Wednesday, March 19, 2014

Quentin Willson and Howard Cox of FairFuelUKQuentin Willson, FairFuelUK Campaigner said: "A lost opportunity to ease the burden on families and businesses when the economy is still fragile. Cutting tax on beer and bingo and not on fuel duty shows how really out of touch this Government is."

 

Howard Cox, Founder of FairFuelUK said: "Huge disappointment in the Chancellor’s Budget. It seems the Treasury is in total Denial. We have presented conclusive proof that cutting fuel duty will generate jobs, increase GDP and lower inflation. Evidence they have yet to refute and supported by MPs from all Parties.  Mr Osborne even said in his Budget speech that punitive taxation is wrong. Well what’s more punitive than taking 60% in tax from 32 Million road users? We have rammed the evidence into every part of Westminster Political Office. The Chancellor simply does not get it. Cutting Fuel Duty is a real fiscal stimulus and he has missed the opportunity of accelerating our recent positive economic growth.”

 

It’s good that fuel duty continues to be frozen and the Labour’s planned 2014 rise has been scrapped, but the level of tax taken by the Treasury is still way too high. It’s punitively high!

 

The HMRC actually said in 2011 after the welcome 1p Budget reduction that this fuel duty cut will help growth, they said:  "The reduction in duty…..will have a positive impact on GDP.”  These predictions have since come to fruition. So why did Mr Osborne not lower fuel duty further today?

In the last 12 months pump prices have been stable, the pound strong and bulk oil at its lowest level for some time. All this heartening evidence put together adds up to higher employment, lower inflation and economic growth as demonstrated in the recent encouraging UK economic trends he boasted about in his speech. So, why did he not follow these proven dynamic modelling conclusions from the NIESR and cut this duty for growth. It makes fiscal and political sense. He has missed a common sense opportunity.

 

FairFuelUK will continue to fight for lower fuel duty.  




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[ posted by Nigel White, 19.03.14 15:34 ]

In find it totally incomprehensible that they cut duty on bingo, but leave the duty on fuel, a duty that is strangling the life out of pensioners on the basic pension, increasing the cost of everything and slowing down the recovery! All I can think is that someone's family plays bingo, or do they think that we pensioners just want to do that and never travel to visit families and friends, that we must stay within walking distance of our homes! Rural areas don't good public transport, the nearest train to me is 20 miles, my daughter lives in London, how to I get to see my new grandson with petrol duty at the criminal rate it is now?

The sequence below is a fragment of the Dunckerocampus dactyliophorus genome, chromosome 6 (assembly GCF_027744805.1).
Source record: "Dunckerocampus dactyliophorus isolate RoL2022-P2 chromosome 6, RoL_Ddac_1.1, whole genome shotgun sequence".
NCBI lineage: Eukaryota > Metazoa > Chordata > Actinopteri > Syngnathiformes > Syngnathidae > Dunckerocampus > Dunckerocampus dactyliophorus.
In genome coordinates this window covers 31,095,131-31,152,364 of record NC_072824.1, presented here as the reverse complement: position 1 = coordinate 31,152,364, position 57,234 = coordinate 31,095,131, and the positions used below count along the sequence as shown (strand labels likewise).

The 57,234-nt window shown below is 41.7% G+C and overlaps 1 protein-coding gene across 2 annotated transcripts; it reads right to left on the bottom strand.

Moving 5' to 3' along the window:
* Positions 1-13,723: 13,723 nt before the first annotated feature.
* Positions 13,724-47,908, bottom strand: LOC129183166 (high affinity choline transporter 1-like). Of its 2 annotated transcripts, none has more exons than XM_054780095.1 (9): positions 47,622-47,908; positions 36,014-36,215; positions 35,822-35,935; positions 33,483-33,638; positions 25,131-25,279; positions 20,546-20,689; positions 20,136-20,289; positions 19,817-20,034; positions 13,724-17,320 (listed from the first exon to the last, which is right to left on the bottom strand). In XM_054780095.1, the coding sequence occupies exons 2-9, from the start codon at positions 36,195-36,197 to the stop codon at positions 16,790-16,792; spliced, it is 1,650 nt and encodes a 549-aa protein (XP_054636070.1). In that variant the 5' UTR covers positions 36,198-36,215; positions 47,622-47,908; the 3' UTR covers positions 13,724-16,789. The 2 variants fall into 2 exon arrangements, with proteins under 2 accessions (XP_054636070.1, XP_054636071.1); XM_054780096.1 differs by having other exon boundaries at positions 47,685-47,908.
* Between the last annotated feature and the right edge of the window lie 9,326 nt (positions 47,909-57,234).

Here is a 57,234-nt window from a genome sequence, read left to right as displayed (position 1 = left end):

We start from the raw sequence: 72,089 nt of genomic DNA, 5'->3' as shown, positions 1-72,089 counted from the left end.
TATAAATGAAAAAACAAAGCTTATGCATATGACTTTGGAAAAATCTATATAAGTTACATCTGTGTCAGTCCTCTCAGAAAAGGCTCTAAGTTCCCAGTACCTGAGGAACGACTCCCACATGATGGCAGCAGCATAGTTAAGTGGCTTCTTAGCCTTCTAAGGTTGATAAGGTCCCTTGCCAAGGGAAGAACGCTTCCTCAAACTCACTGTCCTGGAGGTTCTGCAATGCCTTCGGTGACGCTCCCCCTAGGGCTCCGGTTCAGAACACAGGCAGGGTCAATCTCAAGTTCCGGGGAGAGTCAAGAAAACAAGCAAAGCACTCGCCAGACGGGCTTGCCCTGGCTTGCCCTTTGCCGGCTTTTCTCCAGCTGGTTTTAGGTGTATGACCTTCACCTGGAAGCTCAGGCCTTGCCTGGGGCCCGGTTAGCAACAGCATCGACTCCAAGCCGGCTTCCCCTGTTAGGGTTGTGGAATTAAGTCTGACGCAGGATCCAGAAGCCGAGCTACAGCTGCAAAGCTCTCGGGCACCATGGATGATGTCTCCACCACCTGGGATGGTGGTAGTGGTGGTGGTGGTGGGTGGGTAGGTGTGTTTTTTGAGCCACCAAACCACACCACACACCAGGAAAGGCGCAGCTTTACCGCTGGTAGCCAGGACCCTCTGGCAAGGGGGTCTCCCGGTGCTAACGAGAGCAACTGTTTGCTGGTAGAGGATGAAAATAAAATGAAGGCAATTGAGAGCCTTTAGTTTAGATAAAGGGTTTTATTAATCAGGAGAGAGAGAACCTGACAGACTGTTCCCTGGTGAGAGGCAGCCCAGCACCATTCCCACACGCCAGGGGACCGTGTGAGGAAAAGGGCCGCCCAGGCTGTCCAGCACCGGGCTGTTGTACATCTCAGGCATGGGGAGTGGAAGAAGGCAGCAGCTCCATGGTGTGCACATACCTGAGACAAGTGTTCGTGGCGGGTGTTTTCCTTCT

They should ignore pensioners at their peril, as we are the people who actually go and vote and I for one, a life long Tory voter, will not be voting fore them this time!
Late to react to the flood that they caused in idiotic, short term economy cuts on spending, which has cost them 20 times what it would have done and now they are as blind about fuel duty costs. It is time we had adults running things, not over rich youngsters who have never worked for a living!
A total disgrace!

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[ posted by Chris, 19.03.14 15:36 ]

The Chancellor is mad. What's going on? I am gutted that I still have to pay so much tax for something I have no other choice but pay. I need my car for work and family. The Tories have lost my vote...

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[ posted by Bill Gray, 22.03.14 10:23 ]

1.National Supermarket Chains charge different prices in their own stores in different areas. Why? Because all Filling Stations in a 3 or 4 mile radius SET their agreed price.(Contravenes Fair Trading & Competition Law and Government turns a blind-eye).
2. Petrol and Diesel are waste by-products of the petro-chemical industry - they make their real profit from the plastics etc., they produce.
3. Perhaps 10 or 12 years ago Diesel was around 5p/litre cheaper than petrol (though they cost the same to produce) the Government encouraged the public to buy diesel-engined vehicles - and lo and behold, diesel prices overtook petrol (more tax income for Government - so who can honestly expect them to admit or alter anything?)
4. Clearly any Government, of any persuasion, is viryually in cahoots with the petro-chemical industry (perhaps because politicians see them as a rewarding post-politics career - much the same as the Banking industry. M.P's self-interest rules over their public duty to safeguard the consumer's best interests.

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